SINGAPORE - The first firm to be prosecuted for making a false declaration on a work pass application under the enhanced Fair Consideration Framework (FCF) has been fined $18,000.
Ti2 Logistics sole director Francis Chiang Tin Yui pleaded guilty to one charge under the Employment of Foreign Manpower Act, the Ministry of Manpower (MOM) said on Tuesday (March 10).
The company had falsely declared in its work pass application that it had considered local candidates fairly before deciding to hire a foreigner who, in fact, had been pre-selected for a position.
In addition to the $18,000 fine, MOM has barred the company from hiring foreign employees for 24 months, and revoked the pre-selected employee's work pass with immediate effect.
On June 26, 2019, Ti2 Logistics submitted an Employment Pass (EP) application for Zhou Jianxin, a pre-selected foreign candidate for a general manager position. The firm indicated in the application that it had interviewed one foreigner for the position.
The EP application was rejected by the ministry as Ti2 Logistics failed to comply with the requirements of FCF, which mandates that companies must practice fair hiring considerations, including advertising the position on national jobs bank MyCareersFuture.sg.
Ti2 Logistics posted an advertisement on the jobs bank for a business development manager role on July 10, 2019, to circumvent the FCF requirement, MOM said.
Investigations found that 22 local candidates responded to the advertisement by submitting their resumes to Ti2 Logistics via the portal, but the company did not review and consider any of the local candidates.
The company later re-submitted the EP application for the pre-selected foreign candidate on July 26, 2019.
In the work pass application, the company falsely declared that it had interviewed two Singaporeans and one foreigner for the position, and considered local candidates fairly.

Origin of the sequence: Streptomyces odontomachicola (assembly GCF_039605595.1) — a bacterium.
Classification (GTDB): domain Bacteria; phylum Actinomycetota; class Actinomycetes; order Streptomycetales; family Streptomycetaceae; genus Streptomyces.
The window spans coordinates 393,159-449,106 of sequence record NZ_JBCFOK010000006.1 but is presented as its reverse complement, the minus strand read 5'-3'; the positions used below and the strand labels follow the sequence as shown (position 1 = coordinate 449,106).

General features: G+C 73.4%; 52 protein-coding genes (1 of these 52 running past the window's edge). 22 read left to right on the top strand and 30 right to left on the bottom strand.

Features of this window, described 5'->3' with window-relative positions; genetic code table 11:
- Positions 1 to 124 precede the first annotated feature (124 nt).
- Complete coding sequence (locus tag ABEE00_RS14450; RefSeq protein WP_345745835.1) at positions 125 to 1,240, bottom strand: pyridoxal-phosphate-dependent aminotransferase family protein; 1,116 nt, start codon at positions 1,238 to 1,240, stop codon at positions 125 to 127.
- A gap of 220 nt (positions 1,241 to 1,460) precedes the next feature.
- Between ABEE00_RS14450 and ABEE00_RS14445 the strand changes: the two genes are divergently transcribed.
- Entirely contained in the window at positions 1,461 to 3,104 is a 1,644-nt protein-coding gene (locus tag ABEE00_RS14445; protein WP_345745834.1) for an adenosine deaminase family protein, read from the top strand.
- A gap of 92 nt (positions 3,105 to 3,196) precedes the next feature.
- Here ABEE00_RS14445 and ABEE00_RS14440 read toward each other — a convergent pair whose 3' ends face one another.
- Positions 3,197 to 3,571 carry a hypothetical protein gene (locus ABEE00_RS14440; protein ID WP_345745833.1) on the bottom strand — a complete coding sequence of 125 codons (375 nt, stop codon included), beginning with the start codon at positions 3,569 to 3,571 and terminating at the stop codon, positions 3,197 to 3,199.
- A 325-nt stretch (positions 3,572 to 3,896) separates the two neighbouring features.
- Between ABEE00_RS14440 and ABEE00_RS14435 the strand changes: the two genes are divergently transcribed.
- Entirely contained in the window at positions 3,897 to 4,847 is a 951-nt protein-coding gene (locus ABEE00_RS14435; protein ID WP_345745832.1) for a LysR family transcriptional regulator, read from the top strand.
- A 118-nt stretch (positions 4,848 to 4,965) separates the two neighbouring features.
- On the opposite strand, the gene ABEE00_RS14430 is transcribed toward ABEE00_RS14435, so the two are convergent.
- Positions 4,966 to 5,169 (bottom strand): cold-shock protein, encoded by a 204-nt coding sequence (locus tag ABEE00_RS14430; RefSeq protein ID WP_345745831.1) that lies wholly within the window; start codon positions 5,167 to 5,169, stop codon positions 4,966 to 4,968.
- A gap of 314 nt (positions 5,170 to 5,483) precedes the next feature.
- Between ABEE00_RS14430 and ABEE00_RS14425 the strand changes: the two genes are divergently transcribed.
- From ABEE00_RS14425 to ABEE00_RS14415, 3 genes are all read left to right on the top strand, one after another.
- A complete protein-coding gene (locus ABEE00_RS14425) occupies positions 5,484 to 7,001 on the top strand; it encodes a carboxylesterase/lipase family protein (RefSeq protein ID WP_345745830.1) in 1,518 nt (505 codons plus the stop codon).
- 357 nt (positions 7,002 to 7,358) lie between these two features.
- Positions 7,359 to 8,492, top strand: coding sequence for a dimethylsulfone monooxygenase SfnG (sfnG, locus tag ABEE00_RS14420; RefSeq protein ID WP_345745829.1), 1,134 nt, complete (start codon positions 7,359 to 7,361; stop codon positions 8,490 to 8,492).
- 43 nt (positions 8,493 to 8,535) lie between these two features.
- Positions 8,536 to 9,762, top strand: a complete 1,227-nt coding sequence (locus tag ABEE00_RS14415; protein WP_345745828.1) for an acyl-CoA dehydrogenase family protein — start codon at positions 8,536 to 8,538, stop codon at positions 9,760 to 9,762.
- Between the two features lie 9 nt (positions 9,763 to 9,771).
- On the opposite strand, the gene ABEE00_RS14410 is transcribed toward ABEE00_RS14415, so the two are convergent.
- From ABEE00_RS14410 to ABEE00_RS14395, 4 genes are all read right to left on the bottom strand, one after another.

Ms Christine Loh, director of employment standards enforcement at MOM's labour relations and workplaces division, said that Ti2 Logistics' conviction is a strong reminder to employers that the ministry does not tolerate any form of workplace discrimination.
"It is unacceptable for employers to treat the job advertising requirement under the FCF as a paper exercise. We will continue to be vigilant on discriminatory employers, and take stern action against those who try to circumvent our fair hiring requirements," she said.
The FCF was updated in January this year with stiffer penalties to deter workplace discrimination.
These include the prosecution of employers and key personnel for making false declarations on fair consideration, and longer debarment duration for companies, which prohibits them from applying for new work passes or renewing existing employment passes.
Employers are required to make accurate, complete and truthful declarations in their work pass applications, and those who fail to do so can be fined up to $20,000, jailed for up to two years, or both, for each charge of false declaration.